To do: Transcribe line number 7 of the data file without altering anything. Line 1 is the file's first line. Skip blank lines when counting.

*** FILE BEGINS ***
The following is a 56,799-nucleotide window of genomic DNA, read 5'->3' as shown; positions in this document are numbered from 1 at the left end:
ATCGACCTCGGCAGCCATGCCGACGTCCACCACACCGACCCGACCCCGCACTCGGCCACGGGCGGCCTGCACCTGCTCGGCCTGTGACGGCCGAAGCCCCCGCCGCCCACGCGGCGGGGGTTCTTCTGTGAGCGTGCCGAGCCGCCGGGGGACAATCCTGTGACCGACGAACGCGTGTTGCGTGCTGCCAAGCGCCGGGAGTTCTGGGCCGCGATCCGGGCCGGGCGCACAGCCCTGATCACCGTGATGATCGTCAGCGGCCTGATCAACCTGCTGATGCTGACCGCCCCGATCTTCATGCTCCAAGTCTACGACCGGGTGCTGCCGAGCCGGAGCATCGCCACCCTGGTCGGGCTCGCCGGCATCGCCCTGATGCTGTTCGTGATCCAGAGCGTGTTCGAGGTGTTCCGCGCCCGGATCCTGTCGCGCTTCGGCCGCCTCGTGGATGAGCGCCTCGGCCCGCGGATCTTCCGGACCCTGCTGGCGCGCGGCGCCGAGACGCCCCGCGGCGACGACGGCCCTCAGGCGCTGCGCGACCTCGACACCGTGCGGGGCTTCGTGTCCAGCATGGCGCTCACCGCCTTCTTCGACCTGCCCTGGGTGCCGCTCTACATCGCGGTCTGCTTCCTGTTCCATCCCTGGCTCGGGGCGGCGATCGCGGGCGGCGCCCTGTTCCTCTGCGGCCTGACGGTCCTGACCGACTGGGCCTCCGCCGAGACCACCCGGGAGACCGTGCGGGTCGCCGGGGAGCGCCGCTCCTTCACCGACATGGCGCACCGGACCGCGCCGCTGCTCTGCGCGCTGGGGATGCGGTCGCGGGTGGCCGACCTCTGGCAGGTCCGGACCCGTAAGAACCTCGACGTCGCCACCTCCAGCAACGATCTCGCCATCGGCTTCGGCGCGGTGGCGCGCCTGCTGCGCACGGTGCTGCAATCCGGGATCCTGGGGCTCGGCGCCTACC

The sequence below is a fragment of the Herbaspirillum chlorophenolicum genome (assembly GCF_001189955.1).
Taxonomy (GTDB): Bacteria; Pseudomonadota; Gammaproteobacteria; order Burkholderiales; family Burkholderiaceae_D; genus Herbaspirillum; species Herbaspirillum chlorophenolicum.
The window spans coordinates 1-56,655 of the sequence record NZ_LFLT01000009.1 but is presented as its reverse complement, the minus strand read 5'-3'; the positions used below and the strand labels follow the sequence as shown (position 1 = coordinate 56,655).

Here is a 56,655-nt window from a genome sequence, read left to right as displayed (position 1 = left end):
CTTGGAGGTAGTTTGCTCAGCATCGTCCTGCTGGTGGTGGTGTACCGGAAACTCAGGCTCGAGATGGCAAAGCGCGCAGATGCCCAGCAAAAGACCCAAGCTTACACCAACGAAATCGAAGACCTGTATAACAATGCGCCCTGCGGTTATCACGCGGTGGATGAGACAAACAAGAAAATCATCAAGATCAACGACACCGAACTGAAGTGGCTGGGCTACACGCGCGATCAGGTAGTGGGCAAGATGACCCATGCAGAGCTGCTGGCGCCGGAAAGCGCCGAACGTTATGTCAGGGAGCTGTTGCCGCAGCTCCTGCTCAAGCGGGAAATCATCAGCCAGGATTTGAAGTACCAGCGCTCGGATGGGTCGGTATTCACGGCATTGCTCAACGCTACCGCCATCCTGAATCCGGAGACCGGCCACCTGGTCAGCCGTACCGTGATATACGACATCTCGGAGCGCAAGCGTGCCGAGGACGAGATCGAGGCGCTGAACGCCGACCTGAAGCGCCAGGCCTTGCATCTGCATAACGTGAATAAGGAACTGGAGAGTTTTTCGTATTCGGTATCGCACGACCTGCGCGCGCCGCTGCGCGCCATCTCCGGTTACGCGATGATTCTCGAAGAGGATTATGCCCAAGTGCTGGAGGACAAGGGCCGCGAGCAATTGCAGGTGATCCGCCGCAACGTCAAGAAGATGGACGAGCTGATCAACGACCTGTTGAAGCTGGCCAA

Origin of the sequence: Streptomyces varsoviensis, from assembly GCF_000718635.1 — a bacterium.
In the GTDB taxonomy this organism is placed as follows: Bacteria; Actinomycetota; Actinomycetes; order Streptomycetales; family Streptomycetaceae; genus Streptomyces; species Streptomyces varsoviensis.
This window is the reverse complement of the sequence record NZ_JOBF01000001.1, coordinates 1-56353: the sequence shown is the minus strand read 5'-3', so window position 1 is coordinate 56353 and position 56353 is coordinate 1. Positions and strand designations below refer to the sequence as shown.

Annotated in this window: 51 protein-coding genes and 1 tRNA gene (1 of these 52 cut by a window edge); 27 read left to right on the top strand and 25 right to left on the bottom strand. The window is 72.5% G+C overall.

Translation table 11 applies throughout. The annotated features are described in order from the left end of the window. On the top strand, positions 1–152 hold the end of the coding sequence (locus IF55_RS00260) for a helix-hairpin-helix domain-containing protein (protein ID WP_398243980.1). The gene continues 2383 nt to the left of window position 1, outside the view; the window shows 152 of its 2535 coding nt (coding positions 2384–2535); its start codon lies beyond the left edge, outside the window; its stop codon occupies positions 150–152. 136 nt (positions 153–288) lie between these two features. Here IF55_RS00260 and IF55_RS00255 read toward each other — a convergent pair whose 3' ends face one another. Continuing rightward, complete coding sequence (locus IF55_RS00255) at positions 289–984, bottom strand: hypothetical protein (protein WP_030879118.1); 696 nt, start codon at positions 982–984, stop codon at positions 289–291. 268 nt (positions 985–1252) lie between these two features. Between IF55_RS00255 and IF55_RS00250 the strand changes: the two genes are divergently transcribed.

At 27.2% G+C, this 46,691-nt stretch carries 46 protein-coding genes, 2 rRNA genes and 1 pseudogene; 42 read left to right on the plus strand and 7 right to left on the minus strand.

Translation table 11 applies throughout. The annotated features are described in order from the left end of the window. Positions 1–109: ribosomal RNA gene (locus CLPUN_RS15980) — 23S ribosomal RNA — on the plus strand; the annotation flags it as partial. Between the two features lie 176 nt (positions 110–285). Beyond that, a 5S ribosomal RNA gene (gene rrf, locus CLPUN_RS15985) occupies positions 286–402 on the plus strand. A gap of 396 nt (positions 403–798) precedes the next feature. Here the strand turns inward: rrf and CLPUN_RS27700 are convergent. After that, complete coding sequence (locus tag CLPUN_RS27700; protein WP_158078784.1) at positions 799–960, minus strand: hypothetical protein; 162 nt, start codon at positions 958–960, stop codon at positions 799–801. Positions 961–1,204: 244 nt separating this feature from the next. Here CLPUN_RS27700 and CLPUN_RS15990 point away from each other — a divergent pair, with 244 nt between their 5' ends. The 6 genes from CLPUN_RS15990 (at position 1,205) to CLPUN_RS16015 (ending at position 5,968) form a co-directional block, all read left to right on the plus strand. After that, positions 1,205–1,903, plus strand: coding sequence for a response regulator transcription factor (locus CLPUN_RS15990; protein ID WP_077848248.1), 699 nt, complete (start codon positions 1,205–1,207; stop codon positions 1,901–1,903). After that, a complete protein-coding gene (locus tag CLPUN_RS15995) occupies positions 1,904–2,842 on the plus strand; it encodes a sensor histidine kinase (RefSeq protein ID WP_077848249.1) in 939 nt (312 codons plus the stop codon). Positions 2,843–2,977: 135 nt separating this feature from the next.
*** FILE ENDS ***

CTTGGAGGTAGTTTGCTCAGCATCGTCCTGCTGGTGGTGGTGTACCGGAAACTCAGGCTCGAGATGGCAAAGCGCGCAGATGCCCAGCAAAAGACCCAAGCTTACACCAACGAAATCGAAGACCTGTATAACAATGCGCCCTGCGGTTATCACGCGGTGGATGAGACAAACAAGAAAATCATCAAGATCAACGACACCGAACTGAAGTGGCTGGGCTACACGCGCGATCAGGTAGTGGGCAAGATGACCCATGCAGAGCTGCTGGCGCCGGAAAGCGCCGAACGTTATGTCAGGGAGCTGTTGCCGCAGCTCCTGCTCAAGCGGGAAATCATCAGCCAGGATTTGAAGTACCAGCGCTCGGATGGGTCGGTATTCACGGCATTGCTCAACGCTACCGCCATCCTGAATCCGGAGACCGGCCACCTGGTCAGCCGTACCGTGATATACGACATCTCGGAGCGCAAGCGTGCCGAGGACGAGATCGAGGCGCTGAACGCCGACCTGAAGCGCCAGGCCTTGCATCTGCATAACGTGAATAAGGAACTGGAGAGTTTTTCGTATTCGGTATCGCACGACCTGCGCGCGCCGCTGCGCGCCATCTCCGGTTACGCGATGATTCTCGAAGAGGATTATGCCCAAGTGCTGGAGGACAAGGGCCGCGAGCAATTGCAGGTGATCCGCCGCAACGTCAAGAAGATGGACGAGCTGATCAACGACCTGTTGAAGCTGGCCAA